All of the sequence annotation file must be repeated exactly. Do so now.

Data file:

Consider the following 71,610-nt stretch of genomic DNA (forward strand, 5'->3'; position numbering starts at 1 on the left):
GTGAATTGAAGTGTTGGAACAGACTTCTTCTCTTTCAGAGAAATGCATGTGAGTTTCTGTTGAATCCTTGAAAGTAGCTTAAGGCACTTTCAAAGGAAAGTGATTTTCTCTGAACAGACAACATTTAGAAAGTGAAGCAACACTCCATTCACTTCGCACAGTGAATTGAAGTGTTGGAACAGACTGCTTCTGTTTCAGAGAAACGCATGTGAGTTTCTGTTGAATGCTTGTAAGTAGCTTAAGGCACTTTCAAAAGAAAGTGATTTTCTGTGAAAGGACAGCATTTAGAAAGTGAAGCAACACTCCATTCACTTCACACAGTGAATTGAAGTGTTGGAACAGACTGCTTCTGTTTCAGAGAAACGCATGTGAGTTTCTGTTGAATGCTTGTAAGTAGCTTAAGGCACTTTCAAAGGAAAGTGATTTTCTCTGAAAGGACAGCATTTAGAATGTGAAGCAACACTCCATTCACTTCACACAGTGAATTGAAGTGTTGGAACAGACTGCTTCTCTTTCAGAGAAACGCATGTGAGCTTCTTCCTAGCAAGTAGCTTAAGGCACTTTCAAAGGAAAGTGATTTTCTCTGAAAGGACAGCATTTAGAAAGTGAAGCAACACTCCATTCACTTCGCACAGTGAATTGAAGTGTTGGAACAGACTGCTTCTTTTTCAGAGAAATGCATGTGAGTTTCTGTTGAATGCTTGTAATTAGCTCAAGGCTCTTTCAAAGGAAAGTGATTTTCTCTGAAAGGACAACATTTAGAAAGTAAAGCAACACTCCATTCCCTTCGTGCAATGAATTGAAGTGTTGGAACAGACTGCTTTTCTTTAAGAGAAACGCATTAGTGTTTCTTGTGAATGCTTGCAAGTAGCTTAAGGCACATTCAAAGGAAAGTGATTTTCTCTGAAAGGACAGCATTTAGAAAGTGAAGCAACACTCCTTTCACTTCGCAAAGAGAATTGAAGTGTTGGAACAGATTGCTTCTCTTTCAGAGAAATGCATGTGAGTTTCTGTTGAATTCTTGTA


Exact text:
Consider the following 71,610-nt stretch of genomic DNA (forward strand, 5'->3'; position numbering starts at 1 on the left):
GTGAATTGAAGTGTTGGAACAGACTTCTTCTCTTTCAGAGAAATGCATGTGAGTTTCTGTTGAATCCTTGAAAGTAGCTTAAGGCACTTTCAAAGGAAAGTGATTTTCTCTGAACAGACAACATTTAGAAAGTGAAGCAACACTCCATTCACTTCGCACAGTGAATTGAAGTGTTGGAACAGACTGCTTCTGTTTCAGAGAAACGCATGTGAGTTTCTGTTGAATGCTTGTAAGTAGCTTAAGGCACTTTCAAAAGAAAGTGATTTTCTGTGAAAGGACAGCATTTAGAAAGTGAAGCAACACTCCATTCACTTCACACAGTGAATTGAAGTGTTGGAACAGACTGCTTCTGTTTCAGAGAAACGCATGTGAGTTTCTGTTGAATGCTTGTAAGTAGCTTAAGGCACTTTCAAAGGAAAGTGATTTTCTCTGAAAGGACAGCATTTAGAATGTGAAGCAACACTCCATTCACTTCACACAGTGAATTGAAGTGTTGGAACAGACTGCTTCTCTTTCAGAGAAACGCATGTGAGCTTCTTCCTAGCAAGTAGCTTAAGGCACTTTCAAAGGAAAGTGATTTTCTCTGAAAGGACAGCATTTAGAAAGTGAAGCAACACTCCATTCACTTCGCACAGTGAATTGAAGTGTTGGAACAGACTGCTTCTTTTTCAGAGAAATGCATGTGAGTTTCTGTTGAATGCTTGTAATTAGCTCAAGGCTCTTTCAAAGGAAAGTGATTTTCTCTGAAAGGACAACATTTAGAAAGTAAAGCAACACTCCATTCCCTTCGTGCAATGAATTGAAGTGTTGGAACAGACTGCTTTTCTTTAAGAGAAACGCATTAGTGTTTCTTGTGAATGCTTGCAAGTAGCTTAAGGCACATTCAAAGGAAAGTGATTTTCTCTGAAAGGACAGCATTTAGAAAGTGAAGCAACACTCCTTTCACTTCGCAAAGAGAATTGAAGTGTTGGAACAGATTGCTTCTCTTTCAGAGAAATGCATGTGAGTTTCTGTTGAATTCTTGTA